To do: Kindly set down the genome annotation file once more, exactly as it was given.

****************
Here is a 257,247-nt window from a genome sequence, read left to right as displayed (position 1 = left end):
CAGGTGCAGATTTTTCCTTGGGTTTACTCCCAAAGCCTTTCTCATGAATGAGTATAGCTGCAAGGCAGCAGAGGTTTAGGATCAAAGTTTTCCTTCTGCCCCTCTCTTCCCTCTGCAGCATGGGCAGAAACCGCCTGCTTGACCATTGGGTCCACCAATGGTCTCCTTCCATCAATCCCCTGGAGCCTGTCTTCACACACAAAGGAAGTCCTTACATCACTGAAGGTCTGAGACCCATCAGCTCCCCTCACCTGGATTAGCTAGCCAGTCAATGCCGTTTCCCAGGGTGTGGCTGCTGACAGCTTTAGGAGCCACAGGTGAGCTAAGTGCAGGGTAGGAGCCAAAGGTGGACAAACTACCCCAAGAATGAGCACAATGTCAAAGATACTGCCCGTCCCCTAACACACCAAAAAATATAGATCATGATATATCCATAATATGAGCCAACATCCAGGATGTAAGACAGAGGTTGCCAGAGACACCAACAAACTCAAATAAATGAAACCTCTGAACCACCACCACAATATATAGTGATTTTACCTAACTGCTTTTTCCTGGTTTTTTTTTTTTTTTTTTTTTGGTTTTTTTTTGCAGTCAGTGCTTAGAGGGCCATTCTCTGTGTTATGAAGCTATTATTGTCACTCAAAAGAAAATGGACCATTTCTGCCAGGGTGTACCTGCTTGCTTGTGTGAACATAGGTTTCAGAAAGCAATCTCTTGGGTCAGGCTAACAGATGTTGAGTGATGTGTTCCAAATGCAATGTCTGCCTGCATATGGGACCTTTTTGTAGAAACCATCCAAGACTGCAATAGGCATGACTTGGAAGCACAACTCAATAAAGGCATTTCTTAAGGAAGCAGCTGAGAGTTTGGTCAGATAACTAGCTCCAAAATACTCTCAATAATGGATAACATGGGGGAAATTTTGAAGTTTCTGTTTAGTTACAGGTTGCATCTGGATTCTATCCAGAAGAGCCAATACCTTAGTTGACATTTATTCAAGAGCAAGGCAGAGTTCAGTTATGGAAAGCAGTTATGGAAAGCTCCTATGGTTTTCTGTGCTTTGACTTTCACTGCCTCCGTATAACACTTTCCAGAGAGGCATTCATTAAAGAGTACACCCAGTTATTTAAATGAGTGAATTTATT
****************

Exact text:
Here is a 257,247-nt window from a genome sequence, read left to right as displayed (position 1 = left end):
CAGGTGCAGATTTTTCCTTGGGTTTACTCCCAAAGCCTTTCTCATGAATGAGTATAGCTGCAAGGCAGCAGAGGTTTAGGATCAAAGTTTTCCTTCTGCCCCTCTCTTCCCTCTGCAGCATGGGCAGAAACCGCCTGCTTGACCATTGGGTCCACCAATGGTCTCCTTCCATCAATCCCCTGGAGCCTGTCTTCACACACAAAGGAAGTCCTTACATCACTGAAGGTCTGAGACCCATCAGCTCCCCTCACCTGGATTAGCTAGCCAGTCAATGCCGTTTCCCAGGGTGTGGCTGCTGACAGCTTTAGGAGCCACAGGTGAGCTAAGTGCAGGGTAGGAGCCAAAGGTGGACAAACTACCCCAAGAATGAGCACAATGTCAAAGATACTGCCCGTCCCCTAACACACCAAAAAATATAGATCATGATATATCCATAATATGAGCCAACATCCAGGATGTAAGACAGAGGTTGCCAGAGACACCAACAAACTCAAATAAATGAAACCTCTGAACCACCACCACAATATATAGTGATTTTACCTAACTGCTTTTTCCTGGTTTTTTTTTTTTTTTTTTTTTGGTTTTTTTTTGCAGTCAGTGCTTAGAGGGCCATTCTCTGTGTTATGAAGCTATTATTGTCACTCAAAAGAAAATGGACCATTTCTGCCAGGGTGTACCTGCTTGCTTGTGTGAACATAGGTTTCAGAAAGCAATCTCTTGGGTCAGGCTAACAGATGTTGAGTGATGTGTTCCAAATGCAATGTCTGCCTGCATATGGGACCTTTTTGTAGAAACCATCCAAGACTGCAATAGGCATGACTTGGAAGCACAACTCAATAAAGGCATTTCTTAAGGAAGCAGCTGAGAGTTTGGTCAGATAACTAGCTCCAAAATACTCTCAATAATGGATAACATGGGGGAAATTTTGAAGTTTCTGTTTAGTTACAGGTTGCATCTGGATTCTATCCAGAAGAGCCAATACCTTAGTTGACATTTATTCAAGAGCAAGGCAGAGTTCAGTTATGGAAAGCAGTTATGGAAAGCTCCTATGGTTTTCTGTGCTTTGACTTTCACTGCCTCCGTATAACACTTTCCAGAGAGGCATTCATTAAAGAGTACACCCAGTTATTTAAATGAGTGAATTTATT